It’s the labour exchange here. People with no work spend all day here, stringing out their one coffee, using the internet to look for jobs, or to write. Now some are asking for a job here. The ones who do work here earn so little that they’re actually worse off than the ones sitting down, but they’re still waiting for one of us to leave in the hope they can get a position.

The only ones who seem to win are the dishonest managers, and these shallow, pretentious people with money, theater goers and the like, who come in here and whom we have to serve and flatter, whilst they complain about where the cake signs are situated.

(to audience)

You might wonder why we’re Barristas. I can tell you it’s rarely a person who loves making a coffee. It’s just a job. Most of these guys will never make a good coffee; they don’t know, and the owners rarely care as long as the till fills up. He thinks he makes a coffee, but he creates black water. Even if you are interested in making a good coffee, you’re always fighting against owners buying cheaper beans, and just general low standards and lack of care. I’m embarrassed to serve this coffee to customers.

There aren’t many real barristas around. I’m talking of the ones on a quest for the ultimate coffee, who take a pride in their craft, who experiment with new latte art. No, most of them just happen to do it for a living. The guy’s there because he hasn’t got anything else to do.

NIK

(breaks Markos out of his talk to audience)

I just want to pop out for 5 minutes and make a call to my girlfriend, is that ok?

MARKOS
No problem.

LIGHTS OUT

SCENE 4
CAFE, AFTERNOON, MARKOS AT COUNTER LOOKING LIKE HE HAS SOMETHING ON HIS MIND. NIK COMES IN

NIK
Markos, what’s up?

MARKOS
I caught the idiot stealing money from the tips bowl.

NIK
What! What happened?

MARKOS
He came in to start his day, and I saw him looking at the bowl. I had my back to him whilst I cleaned the machine, and as I turned around I saw him putting some money in his pocket. He just left a little in the bowl

NIK
What did you do?

MARKOS
I asked him ‘What the fuck are you doing?’. He says ‘I’m just counting’. I said ‘I saw you put the money in your pocket’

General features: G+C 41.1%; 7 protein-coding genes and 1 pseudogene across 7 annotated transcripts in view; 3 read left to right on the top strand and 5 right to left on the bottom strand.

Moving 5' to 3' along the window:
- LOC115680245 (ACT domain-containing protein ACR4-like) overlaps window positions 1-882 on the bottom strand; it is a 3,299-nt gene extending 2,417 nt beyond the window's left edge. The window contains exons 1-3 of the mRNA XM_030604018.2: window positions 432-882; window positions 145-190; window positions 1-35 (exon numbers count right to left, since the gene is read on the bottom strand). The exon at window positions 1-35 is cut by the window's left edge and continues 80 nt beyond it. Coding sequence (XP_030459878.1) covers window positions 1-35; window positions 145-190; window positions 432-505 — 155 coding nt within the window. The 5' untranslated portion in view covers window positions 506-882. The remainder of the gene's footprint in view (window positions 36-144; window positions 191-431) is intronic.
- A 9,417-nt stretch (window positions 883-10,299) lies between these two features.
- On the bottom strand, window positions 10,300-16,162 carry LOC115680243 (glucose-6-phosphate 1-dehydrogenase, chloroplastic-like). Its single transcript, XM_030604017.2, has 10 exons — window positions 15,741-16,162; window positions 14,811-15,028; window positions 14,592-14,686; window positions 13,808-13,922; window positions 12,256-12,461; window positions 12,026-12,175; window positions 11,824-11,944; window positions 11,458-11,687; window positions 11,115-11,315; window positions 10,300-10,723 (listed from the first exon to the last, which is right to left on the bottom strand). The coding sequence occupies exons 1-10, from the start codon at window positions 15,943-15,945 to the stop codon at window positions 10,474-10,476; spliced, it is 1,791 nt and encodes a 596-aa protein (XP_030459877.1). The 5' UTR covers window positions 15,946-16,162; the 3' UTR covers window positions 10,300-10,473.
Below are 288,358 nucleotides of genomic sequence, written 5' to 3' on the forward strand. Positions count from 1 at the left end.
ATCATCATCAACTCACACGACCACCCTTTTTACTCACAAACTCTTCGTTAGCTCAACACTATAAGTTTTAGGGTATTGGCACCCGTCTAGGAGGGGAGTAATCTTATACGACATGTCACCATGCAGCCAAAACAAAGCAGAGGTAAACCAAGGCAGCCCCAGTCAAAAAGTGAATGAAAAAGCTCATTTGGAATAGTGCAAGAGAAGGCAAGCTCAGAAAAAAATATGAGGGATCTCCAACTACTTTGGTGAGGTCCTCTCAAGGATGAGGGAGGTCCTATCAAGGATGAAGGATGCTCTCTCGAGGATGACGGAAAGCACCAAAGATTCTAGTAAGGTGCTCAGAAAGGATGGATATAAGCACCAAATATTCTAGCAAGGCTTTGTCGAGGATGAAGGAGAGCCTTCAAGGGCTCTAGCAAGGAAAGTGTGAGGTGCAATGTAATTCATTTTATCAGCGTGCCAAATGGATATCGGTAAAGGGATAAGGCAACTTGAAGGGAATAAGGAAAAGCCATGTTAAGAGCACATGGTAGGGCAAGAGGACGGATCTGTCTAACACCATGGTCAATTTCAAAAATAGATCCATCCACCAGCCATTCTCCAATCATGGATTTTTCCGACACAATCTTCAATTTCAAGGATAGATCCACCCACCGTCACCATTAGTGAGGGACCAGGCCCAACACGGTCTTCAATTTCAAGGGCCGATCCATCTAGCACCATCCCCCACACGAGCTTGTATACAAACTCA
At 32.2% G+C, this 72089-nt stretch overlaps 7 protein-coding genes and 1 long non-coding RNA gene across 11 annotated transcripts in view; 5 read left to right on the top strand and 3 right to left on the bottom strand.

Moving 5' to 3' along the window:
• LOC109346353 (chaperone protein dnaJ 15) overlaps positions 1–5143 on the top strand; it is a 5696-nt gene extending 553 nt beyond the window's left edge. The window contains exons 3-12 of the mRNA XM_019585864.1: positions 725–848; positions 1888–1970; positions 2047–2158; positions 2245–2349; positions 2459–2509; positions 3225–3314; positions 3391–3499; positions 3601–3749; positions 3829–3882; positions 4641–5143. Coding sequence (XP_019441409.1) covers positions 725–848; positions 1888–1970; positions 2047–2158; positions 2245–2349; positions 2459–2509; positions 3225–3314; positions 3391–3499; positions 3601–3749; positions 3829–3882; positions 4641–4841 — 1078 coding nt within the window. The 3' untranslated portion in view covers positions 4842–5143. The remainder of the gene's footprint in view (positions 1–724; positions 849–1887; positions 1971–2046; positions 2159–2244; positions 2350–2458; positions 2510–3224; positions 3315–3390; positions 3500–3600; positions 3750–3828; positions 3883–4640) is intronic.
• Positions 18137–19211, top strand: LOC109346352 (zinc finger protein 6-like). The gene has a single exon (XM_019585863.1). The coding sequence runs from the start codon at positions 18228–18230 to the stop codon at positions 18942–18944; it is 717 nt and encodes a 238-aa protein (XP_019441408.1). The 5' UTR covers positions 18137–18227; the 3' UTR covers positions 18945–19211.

I’ve told him he cannot get away with that, that money is for all of us. Nik will you be ok, I’m going to talk to the manageress – she must do something about this.

LIGHTS OUT

SCENE 5
IN A ROOM, MARKOS AND MANAGERESS TALKING, THOUGH WE DON’T SEE HER

MARKOS
He took the tips. It’s not right. It’s not for him. He can have some, but not all of them.

(PAUSE)

How can you say you don’t care? You only care about the money in the till?! But even if you don’t care about us, tell me: if he’s not honest how much is going to be in the till in the end?

(PAUSE)

You don’t want me to come back tomorrow? How can you do this? Don’t you feel any shame? You know I’m hard-working, and you know he’s stealing. These guys are laughing at you, can’t you see that?

What a life! You can’t work honestly and afford to live. Where’s decency?

LIGHTS FADE

SCENE 6
(MARKOS OPENS DOOR OF SMALL NEWSAGENT, AND WALKS UP TO COUNTER. SHOPKEEPER THAT WE CAN’T SEE THERE)

MARKOS
I’ll have a packet of 20

(waits, picks up packet of fags off counter)

Thank you. How much is that?

(Markos shows surprise – they cost more than he expected)

They’ve gone up.

(Markos puts hands in pocket, takes out money. Counts it, can see it’s not quite enough)

This is some of it

(Markos searches other pockets, finds some coins, but it’s not enough)

That’s 94, 95, 96…. I’m sorry I don’t have the extra three pence

(Markos watches the shopkeeper take the cigarettes from the counter and put them away)

My friend it’s only three pence. And I’ve really had a bad day

(Markos waits with some surprise that shopkeeper doesn’t give him the packet. Starts picking up the change)

Well you certainly won’t become known as a great Indian Philanthropist. Philanthropy…it’s a Greek word…you probably don’t have it in your language.

(Markos leaves shop)

Even smoking is now slowly becoming a preserve of the few. Dishonest business people and their cronies prosper, the rich don’t care, and decent poor people are edged out. Slavery is back in this country, and it’s being tolerated.

(shouts) Let’s have a riot, fuck this crooked system!

LIGHTS OUT – THE END